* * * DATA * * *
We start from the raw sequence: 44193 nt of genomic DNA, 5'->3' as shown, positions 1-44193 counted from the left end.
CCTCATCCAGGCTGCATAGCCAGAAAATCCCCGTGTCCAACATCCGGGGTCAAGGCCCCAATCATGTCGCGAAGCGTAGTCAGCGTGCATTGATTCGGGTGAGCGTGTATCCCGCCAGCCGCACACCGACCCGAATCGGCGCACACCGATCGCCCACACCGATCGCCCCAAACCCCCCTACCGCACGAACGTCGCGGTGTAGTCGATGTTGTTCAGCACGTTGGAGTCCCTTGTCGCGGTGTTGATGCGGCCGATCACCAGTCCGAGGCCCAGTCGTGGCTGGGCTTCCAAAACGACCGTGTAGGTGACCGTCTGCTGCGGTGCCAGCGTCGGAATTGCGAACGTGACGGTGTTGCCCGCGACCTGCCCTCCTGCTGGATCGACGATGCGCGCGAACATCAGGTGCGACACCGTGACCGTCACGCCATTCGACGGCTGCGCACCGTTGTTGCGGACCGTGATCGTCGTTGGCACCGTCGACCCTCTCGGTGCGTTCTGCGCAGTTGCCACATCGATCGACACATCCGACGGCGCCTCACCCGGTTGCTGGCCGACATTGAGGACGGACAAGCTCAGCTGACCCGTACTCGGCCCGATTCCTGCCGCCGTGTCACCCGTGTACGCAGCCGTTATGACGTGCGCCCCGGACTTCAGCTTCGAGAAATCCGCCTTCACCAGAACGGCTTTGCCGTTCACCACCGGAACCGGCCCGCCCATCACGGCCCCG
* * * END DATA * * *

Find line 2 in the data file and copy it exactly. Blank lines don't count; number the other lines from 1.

CCTCATCCAGGCTGCATAGCCAGAAAATCCCCGTGTCCAACATCCGGGGTCAAGGCCCCAATCATGTCGCGAAGCGTAGTCAGCGTGCATTGATTCGGGTGAGCGTGTATCCCGCCAGCCGCACACCGACCCGAATCGGCGCACACCGATCGCCCACACCGATCGCCCCAAACCCCCCTACCGCACGAACGTCGCGGTGTAGTCGATGTTGTTCAGCACGTTGGAGTCCCTTGTCGCGGTGTTGATGCGGCCGATCACCAGTCCGAGGCCCAGTCGTGGCTGGGCTTCCAAAACGACCGTGTAGGTGACCGTCTGCTGCGGTGCCAGCGTCGGAATTGCGAACGTGACGGTGTTGCCCGCGACCTGCCCTCCTGCTGGATCGACGATGCGCGCGAACATCAGGTGCGACACCGTGACCGTCACGCCATTCGACGGCTGCGCACCGTTGTTGCGGACCGTGATCGTCGTTGGCACCGTCGACCCTCTCGGTGCGTTCTGCGCAGTTGCCACATCGATCGACACATCCGACGGCGCCTCACCCGGTTGCTGGCCGACATTGAGGACGGACAAGCTCAGCTGACCCGTACTCGGCCCGATTCCTGCCGCCGTGTCACCCGTGTACGCAGCCGTTATGACGTGCGCCCCGGACTTCAGCTTCGAGAAATCCGCCTTCACCAGAACGGCTTTGCCGTTCACCACCGGAACCGGCCCGCCCATCACGGCCCCG